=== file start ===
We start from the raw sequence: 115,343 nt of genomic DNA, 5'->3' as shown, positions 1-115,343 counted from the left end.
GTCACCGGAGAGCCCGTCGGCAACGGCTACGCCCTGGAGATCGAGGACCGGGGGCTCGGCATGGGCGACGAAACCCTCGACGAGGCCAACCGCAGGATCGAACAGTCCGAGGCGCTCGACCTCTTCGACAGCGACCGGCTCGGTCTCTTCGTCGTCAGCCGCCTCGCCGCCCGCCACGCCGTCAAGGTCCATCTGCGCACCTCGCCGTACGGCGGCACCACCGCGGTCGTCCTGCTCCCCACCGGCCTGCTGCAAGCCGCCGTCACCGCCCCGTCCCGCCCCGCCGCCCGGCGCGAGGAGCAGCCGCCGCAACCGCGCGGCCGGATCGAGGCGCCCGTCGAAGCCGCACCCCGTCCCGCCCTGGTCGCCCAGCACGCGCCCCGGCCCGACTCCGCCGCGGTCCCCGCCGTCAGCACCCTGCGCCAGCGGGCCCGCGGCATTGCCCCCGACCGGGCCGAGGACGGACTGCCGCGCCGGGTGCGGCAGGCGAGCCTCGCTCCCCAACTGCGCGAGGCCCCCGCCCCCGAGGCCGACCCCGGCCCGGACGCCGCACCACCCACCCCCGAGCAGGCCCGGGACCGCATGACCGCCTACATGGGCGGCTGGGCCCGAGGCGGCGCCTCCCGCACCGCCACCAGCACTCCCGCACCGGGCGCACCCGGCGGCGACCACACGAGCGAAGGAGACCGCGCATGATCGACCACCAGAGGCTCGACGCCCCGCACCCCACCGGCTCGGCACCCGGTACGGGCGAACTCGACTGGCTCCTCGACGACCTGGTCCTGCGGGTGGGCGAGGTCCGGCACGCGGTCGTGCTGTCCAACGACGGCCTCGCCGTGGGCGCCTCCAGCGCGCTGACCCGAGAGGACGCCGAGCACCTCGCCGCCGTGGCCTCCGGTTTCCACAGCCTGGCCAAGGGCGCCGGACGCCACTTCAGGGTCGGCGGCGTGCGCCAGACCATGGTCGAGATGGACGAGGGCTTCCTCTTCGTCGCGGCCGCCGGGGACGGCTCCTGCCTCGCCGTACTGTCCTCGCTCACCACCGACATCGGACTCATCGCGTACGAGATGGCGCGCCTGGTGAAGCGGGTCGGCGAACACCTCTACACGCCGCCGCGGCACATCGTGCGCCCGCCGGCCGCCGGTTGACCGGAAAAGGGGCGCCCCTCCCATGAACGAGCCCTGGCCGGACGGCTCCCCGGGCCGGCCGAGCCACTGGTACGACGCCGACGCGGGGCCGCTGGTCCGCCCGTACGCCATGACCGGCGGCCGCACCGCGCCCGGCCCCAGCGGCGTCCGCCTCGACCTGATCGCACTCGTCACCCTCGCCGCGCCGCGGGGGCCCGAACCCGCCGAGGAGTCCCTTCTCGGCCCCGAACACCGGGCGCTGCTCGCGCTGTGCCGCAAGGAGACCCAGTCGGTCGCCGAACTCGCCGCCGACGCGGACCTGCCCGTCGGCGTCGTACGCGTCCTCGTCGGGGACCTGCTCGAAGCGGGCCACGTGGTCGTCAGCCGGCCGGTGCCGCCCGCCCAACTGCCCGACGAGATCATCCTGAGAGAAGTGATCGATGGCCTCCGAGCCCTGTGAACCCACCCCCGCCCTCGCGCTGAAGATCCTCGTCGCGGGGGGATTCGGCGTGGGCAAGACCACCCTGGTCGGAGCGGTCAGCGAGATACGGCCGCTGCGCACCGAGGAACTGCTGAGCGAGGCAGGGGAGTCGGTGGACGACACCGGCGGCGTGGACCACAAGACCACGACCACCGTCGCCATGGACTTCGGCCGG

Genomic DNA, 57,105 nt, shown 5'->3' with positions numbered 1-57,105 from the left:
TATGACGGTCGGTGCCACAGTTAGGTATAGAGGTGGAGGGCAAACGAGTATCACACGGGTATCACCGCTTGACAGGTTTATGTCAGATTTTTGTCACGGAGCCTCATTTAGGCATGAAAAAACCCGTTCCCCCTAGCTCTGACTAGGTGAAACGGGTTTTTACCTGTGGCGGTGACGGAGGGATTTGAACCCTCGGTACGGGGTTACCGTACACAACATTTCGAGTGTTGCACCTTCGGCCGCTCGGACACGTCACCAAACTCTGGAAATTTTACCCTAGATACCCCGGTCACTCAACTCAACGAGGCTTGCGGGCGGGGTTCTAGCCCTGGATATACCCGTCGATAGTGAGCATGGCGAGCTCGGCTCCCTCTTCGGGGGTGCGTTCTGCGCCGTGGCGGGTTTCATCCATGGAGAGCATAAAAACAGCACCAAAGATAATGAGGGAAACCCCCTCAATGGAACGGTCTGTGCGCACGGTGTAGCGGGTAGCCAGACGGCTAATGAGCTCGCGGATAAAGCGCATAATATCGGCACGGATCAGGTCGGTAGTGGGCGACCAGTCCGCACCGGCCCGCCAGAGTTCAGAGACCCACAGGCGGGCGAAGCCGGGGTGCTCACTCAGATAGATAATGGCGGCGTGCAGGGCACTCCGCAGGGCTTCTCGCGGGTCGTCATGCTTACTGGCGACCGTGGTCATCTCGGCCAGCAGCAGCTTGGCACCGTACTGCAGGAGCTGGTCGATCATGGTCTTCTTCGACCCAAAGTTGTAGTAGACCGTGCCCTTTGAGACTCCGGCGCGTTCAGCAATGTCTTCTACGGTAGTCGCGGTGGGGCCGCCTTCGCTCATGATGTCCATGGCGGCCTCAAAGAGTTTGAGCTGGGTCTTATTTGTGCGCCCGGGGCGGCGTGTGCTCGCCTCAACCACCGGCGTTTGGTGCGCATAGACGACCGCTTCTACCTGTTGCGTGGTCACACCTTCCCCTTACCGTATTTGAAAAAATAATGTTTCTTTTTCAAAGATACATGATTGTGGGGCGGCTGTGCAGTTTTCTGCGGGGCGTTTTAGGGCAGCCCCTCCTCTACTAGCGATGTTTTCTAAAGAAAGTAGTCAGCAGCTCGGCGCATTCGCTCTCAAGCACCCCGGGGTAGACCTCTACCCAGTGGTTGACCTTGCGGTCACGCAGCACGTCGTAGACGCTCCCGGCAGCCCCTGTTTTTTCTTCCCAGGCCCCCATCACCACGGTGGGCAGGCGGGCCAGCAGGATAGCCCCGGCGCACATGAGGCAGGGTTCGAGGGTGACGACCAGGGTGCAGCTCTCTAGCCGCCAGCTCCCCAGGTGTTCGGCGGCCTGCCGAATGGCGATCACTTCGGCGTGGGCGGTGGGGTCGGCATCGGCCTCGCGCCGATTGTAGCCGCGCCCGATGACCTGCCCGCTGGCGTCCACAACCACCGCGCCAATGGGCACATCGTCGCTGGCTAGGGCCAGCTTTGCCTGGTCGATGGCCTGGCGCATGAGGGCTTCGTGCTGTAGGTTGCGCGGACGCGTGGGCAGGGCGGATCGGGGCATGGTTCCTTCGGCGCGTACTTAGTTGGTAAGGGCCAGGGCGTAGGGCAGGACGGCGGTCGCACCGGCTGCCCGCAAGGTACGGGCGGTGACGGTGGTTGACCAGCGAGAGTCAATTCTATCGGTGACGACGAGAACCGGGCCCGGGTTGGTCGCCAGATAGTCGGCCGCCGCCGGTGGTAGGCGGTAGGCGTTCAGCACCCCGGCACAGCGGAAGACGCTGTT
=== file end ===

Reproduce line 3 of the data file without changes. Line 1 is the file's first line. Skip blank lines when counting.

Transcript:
Genomic DNA, 57,105 nt, shown 5'->3' with positions numbered 1-57,105 from the left: